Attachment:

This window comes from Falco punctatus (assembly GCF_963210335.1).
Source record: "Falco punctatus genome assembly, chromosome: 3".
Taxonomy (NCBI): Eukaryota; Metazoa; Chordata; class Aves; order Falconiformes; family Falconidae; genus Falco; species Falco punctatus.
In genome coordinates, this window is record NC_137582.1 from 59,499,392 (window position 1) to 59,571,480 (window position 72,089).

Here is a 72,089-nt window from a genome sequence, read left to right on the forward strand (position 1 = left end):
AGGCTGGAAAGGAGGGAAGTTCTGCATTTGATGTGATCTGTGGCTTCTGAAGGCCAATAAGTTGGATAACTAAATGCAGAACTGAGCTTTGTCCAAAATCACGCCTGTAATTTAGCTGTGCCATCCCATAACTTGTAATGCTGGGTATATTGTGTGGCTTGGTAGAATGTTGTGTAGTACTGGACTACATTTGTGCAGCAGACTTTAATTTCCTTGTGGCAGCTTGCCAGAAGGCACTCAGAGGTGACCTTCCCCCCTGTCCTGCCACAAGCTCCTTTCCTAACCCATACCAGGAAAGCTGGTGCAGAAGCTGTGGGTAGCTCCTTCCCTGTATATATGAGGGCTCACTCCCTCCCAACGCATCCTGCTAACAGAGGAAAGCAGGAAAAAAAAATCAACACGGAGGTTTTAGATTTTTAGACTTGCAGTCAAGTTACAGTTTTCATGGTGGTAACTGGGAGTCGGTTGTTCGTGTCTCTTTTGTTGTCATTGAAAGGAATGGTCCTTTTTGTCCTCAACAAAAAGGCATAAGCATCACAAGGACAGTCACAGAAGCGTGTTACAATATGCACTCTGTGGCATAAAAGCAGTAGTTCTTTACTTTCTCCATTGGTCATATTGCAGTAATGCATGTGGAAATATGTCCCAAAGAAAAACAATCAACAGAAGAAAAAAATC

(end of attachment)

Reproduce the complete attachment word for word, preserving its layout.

This window comes from Falco punctatus (assembly GCF_963210335.1).
Source record: "Falco punctatus genome assembly, chromosome: 3".
Taxonomy (NCBI): Eukaryota; Metazoa; Chordata; class Aves; order Falconiformes; family Falconidae; genus Falco; species Falco punctatus.
In genome coordinates, this window is record NC_137582.1 from 59,499,392 (window position 1) to 59,571,480 (window position 72,089).

Here is a 72,089-nt window from a genome sequence, read left to right on the forward strand (position 1 = left end):
AGGCTGGAAAGGAGGGAAGTTCTGCATTTGATGTGATCTGTGGCTTCTGAAGGCCAATAAGTTGGATAACTAAATGCAGAACTGAGCTTTGTCCAAAATCACGCCTGTAATTTAGCTGTGCCATCCCATAACTTGTAATGCTGGGTATATTGTGTGGCTTGGTAGAATGTTGTGTAGTACTGGACTACATTTGTGCAGCAGACTTTAATTTCCTTGTGGCAGCTTGCCAGAAGGCACTCAGAGGTGACCTTCCCCCCTGTCCTGCCACAAGCTCCTTTCCTAACCCATACCAGGAAAGCTGGTGCAGAAGCTGTGGGTAGCTCCTTCCCTGTATATATGAGGGCTCACTCCCTCCCAACGCATCCTGCTAACAGAGGAAAGCAGGAAAAAAAAATCAACACGGAGGTTTTAGATTTTTAGACTTGCAGTCAAGTTACAGTTTTCATGGTGGTAACTGGGAGTCGGTTGTTCGTGTCTCTTTTGTTGTCATTGAAAGGAATGGTCCTTTTTGTCCTCAACAAAAAGGCATAAGCATCACAAGGACAGTCACAGAAGCGTGTTACAATATGCACTCTGTGGCATAAAAGCAGTAGTTCTTTACTTTCTCCATTGGTCATATTGCAGTAATGCATGTGGAAATATGTCCCAAAGAAAAACAATCAACAGAAGAAAAAAATC